I’ve had death on the mind a lot lately, at least when writing. It could have something to do with the fact that I’m working on a murder mystery, or I could just be, at the base of it all, a morbid person. I’m cool with it, either way.

This is the…let’s say Prologue of a story I’ve been thinking about. I believe it will just be a short story, or a novella – something with broad spaces between the paragraphs, written as this is in a very casual way, like the narrator is just jotting down things as they pop into her head.


I could have written a fantastic memoir.

Daring adventures enacted on the streets of romantic cities: portaging ’round Venice, parkour throughout Paris.

Leaving my family behind to build wells in Indonesia, only to fall in love with a hut in the mountains and decide to stay forever.

Skydiving onto the top of Mount Everest and climbing down, unassisted, to set the record for fastest descent, and finally, publishing all my top-of-the-world photographs as a best-selling calendar that reprints each year for a decade.

Unfortunately, I can’t write about my harrowing escapades undertaking any of these wonderful journeys. Primarily, because none of them ever happened. Secondarily, because none of them ever will.

Did I mention I’m kinda dead?

It might have slipped my mind.

That seems to happen a lot these days. Little details I’m so sure I’ve written down, or spoken aloud. It turns out I wasn’t able to find a pen, or I never even thought them at all.

Bitterness really doesn’t begin to cover it. Am I a bit put out that my friends are probably having a grand old time on the African safari I was too broke to buy into?


Am I maybe a little irked by the fact that the good ones really were perpetually taken for years until the one that wasn’t showed up just days before my untimely demise?

You could say that.

But honestly, mostly, I’m pissed.

I’m pissed that my life ended as I was still waiting around for it to start.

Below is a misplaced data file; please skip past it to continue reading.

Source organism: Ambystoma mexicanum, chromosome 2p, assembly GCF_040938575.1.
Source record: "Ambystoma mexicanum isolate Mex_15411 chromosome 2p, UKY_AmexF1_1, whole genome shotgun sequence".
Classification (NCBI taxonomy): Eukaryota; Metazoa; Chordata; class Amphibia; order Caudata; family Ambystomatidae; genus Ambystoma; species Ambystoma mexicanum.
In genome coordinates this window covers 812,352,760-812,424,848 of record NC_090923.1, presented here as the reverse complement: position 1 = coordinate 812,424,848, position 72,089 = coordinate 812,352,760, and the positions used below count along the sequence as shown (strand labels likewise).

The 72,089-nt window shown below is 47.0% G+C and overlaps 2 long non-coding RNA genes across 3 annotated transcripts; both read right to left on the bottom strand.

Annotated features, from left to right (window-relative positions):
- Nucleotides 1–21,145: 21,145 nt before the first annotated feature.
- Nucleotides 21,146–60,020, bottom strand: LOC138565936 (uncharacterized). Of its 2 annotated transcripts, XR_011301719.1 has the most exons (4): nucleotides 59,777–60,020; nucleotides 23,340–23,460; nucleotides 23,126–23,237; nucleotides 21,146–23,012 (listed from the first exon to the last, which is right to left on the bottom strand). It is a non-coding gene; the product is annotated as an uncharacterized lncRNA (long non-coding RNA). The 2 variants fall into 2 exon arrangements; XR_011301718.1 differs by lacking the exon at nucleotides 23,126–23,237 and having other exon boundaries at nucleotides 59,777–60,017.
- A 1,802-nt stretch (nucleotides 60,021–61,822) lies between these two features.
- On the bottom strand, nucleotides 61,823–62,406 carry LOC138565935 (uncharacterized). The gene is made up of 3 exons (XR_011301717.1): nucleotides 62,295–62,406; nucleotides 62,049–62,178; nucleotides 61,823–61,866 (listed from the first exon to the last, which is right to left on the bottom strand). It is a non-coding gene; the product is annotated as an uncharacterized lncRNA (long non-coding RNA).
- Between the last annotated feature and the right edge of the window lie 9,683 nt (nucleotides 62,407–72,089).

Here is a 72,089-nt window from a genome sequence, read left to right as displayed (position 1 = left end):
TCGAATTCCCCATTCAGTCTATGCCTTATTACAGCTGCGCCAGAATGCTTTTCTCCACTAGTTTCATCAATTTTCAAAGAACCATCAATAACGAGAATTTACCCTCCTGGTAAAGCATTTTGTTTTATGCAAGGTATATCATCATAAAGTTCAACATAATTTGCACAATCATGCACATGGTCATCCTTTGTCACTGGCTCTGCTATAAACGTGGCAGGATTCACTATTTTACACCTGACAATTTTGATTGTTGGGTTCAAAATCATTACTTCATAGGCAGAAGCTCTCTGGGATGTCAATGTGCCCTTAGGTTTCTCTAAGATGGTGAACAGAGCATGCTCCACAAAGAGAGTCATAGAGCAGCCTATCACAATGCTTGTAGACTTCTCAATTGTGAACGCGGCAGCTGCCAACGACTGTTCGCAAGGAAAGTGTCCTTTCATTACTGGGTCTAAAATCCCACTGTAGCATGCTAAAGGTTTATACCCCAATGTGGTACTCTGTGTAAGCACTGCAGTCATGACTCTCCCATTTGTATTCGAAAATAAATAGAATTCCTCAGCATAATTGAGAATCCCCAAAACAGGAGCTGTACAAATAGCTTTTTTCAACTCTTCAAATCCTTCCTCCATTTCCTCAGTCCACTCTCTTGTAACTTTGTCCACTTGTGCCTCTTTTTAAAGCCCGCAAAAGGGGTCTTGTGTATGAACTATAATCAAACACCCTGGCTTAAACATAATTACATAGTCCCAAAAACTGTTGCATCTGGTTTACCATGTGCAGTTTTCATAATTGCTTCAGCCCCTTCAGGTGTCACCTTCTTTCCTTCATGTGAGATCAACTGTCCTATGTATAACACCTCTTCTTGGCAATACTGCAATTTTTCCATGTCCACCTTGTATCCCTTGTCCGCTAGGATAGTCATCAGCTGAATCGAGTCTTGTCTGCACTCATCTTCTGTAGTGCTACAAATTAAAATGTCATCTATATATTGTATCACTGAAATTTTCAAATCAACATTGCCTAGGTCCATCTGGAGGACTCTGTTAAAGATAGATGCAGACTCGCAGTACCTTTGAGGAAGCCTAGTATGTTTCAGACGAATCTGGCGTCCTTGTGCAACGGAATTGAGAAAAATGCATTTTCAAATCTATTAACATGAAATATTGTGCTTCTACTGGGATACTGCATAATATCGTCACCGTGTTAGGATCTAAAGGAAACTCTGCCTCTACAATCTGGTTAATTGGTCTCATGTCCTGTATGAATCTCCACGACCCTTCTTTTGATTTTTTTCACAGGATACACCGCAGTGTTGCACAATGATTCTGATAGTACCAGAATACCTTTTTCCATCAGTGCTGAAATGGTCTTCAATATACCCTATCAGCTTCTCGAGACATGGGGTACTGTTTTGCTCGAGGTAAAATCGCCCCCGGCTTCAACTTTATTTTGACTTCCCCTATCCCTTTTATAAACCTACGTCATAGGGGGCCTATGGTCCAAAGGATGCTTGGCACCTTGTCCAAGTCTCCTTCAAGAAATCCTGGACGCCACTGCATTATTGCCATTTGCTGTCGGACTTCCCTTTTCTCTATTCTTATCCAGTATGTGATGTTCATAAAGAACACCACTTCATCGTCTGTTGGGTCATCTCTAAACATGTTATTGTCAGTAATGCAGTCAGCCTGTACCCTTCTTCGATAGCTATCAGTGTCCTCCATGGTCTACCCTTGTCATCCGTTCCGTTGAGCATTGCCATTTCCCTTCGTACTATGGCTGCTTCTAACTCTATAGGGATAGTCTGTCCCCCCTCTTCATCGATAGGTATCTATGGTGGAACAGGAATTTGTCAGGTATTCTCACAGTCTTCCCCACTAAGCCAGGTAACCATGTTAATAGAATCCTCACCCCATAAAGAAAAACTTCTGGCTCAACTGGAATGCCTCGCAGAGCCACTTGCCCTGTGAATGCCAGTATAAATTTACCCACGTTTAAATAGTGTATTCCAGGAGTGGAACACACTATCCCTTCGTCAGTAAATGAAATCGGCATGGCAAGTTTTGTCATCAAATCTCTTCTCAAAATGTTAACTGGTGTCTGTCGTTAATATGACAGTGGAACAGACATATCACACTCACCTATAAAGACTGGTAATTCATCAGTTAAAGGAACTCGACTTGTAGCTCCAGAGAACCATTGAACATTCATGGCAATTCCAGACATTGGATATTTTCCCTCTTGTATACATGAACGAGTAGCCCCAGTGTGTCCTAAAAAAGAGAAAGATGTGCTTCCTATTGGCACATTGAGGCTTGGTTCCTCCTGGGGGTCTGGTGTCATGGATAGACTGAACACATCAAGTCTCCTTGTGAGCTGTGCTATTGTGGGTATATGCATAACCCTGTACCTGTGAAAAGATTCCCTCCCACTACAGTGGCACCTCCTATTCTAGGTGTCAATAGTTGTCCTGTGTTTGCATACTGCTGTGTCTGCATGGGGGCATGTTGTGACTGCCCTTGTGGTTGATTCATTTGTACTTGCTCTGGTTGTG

I’m bloody angry that the things I said I’d do “tomorrow”, “next year”, “when I have time” all instantly became things I’ll “never get around to” once fate and karma and good, old-fashioned bad luck began fiddling around in my business.

I’ve had to face facts. Actually, I’ve been confronted by facts, much the way an unsuspecting doe is confronted by the approaching headlights of a semi truck. And I came out of it about as unscathed as the big-eyed subject of my metaphor.

These facts came in a variety of shapes and sizes.

Some of them were little, piddling facts it’s no surprise I missed. Like the fact that I probably should have cleaned up under my bed more regularly. I pity the well-meaning family member who set out to clean that space when they were packing up my things and putting my condo on the market. Upon their kneeling and peering beneath, I imagine shrieks generally reserved for fist-sized spiders. Shock-induced loss of follicle pigmentation is a definite possibility.

There were medium facts; ones I really couldn’t be blamed for overlooking due to busyness or general carelessness. Like the fact that you meet new people by actually leaving the house some evenings, not by staying home playing American McGee’s Alice on an old desktop that runs so loud, it sounds like it’s about to blast off.

And then there were the big facts. Details I ought to have figured out for myself, given that I was an adult woman of moderate maturity, arguably sound mind, and decent financial acuity. Like the fact that I could have called my mom back the day after our big-ish fight involving stupid things like Father’s Day gifts and whether or not my little brother was likely to get engaged in the next six months. Or the fact that best friends need comforting after finalizing divorce papers, not scolding on the proven correctness of previous statements involving the sniveling cheater’s kindness and general humanity.

Well, live and learn, they say. Or in my case, kick the bucket and come to realize the vast number of mistakes you’ve made in your relatively short life.

So, yeah. Live to the fullest, and all that. Tell people you love them often. Be supportive and kind, and think about the feelings of others. Clean your room more frequently than the turn of the millennium.

The End.

And hey, let’s talk about that for a moment, can we?

I used to think “The End” meant something. Like, the close of a movie, the drop of the curtain, the last breath.

Turns out that’s all a load.

No, once the lights go down, the fat lady sings – so to speak – it’s just the beginning.


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